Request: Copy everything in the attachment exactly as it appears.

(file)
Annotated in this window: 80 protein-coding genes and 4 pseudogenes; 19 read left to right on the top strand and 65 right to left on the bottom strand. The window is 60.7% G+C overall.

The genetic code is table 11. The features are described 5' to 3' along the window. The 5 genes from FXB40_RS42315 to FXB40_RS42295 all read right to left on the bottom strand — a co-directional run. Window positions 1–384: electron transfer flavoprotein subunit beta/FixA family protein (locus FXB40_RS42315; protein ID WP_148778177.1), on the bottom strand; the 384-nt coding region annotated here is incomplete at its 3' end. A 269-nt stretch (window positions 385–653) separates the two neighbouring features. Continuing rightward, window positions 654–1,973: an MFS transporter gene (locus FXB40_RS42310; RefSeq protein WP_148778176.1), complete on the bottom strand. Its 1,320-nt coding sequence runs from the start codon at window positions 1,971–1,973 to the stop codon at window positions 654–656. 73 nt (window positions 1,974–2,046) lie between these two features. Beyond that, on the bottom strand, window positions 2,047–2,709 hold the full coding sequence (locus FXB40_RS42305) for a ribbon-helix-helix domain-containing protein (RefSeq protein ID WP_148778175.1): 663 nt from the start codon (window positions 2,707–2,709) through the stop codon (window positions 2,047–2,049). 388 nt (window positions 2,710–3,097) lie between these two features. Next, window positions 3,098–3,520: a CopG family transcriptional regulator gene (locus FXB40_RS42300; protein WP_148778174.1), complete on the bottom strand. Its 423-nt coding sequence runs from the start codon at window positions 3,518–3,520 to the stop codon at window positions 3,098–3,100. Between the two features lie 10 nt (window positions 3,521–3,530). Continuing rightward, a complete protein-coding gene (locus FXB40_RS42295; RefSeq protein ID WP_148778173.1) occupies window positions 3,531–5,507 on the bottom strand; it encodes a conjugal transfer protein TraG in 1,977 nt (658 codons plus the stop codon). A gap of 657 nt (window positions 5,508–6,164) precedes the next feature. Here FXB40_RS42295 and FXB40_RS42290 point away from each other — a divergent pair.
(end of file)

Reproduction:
Annotated in this window: 80 protein-coding genes and 4 pseudogenes; 19 read left to right on the top strand and 65 right to left on the bottom strand. The window is 60.7% G+C overall.

The genetic code is table 11. The features are described 5' to 3' along the window. The 5 genes from FXB40_RS42315 to FXB40_RS42295 all read right to left on the bottom strand — a co-directional run. Window positions 1–384: electron transfer flavoprotein subunit beta/FixA family protein (locus FXB40_RS42315; protein ID WP_148778177.1), on the bottom strand; the 384-nt coding region annotated here is incomplete at its 3' end. A 269-nt stretch (window positions 385–653) separates the two neighbouring features. Continuing rightward, window positions 654–1,973: an MFS transporter gene (locus FXB40_RS42310; RefSeq protein WP_148778176.1), complete on the bottom strand. Its 1,320-nt coding sequence runs from the start codon at window positions 1,971–1,973 to the stop codon at window positions 654–656. 73 nt (window positions 1,974–2,046) lie between these two features. Beyond that, on the bottom strand, window positions 2,047–2,709 hold the full coding sequence (locus FXB40_RS42305) for a ribbon-helix-helix domain-containing protein (RefSeq protein ID WP_148778175.1): 663 nt from the start codon (window positions 2,707–2,709) through the stop codon (window positions 2,047–2,049). 388 nt (window positions 2,710–3,097) lie between these two features. Next, window positions 3,098–3,520: a CopG family transcriptional regulator gene (locus FXB40_RS42300; protein WP_148778174.1), complete on the bottom strand. Its 423-nt coding sequence runs from the start codon at window positions 3,518–3,520 to the stop codon at window positions 3,098–3,100. Between the two features lie 10 nt (window positions 3,521–3,530). Continuing rightward, a complete protein-coding gene (locus FXB40_RS42295; RefSeq protein ID WP_148778173.1) occupies window positions 3,531–5,507 on the bottom strand; it encodes a conjugal transfer protein TraG in 1,977 nt (658 codons plus the stop codon). A gap of 657 nt (window positions 5,508–6,164) precedes the next feature. Here FXB40_RS42295 and FXB40_RS42290 point away from each other — a divergent pair.